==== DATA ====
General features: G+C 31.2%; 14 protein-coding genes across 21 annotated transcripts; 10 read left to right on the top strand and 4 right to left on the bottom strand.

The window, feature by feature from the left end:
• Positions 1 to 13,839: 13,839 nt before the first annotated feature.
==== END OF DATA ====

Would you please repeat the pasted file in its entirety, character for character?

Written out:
General features: G+C 31.2%; 14 protein-coding genes across 21 annotated transcripts; 10 read left to right on the top strand and 4 right to left on the bottom strand.

The window, feature by feature from the left end:
• Positions 1 to 13,839: 13,839 nt before the first annotated feature.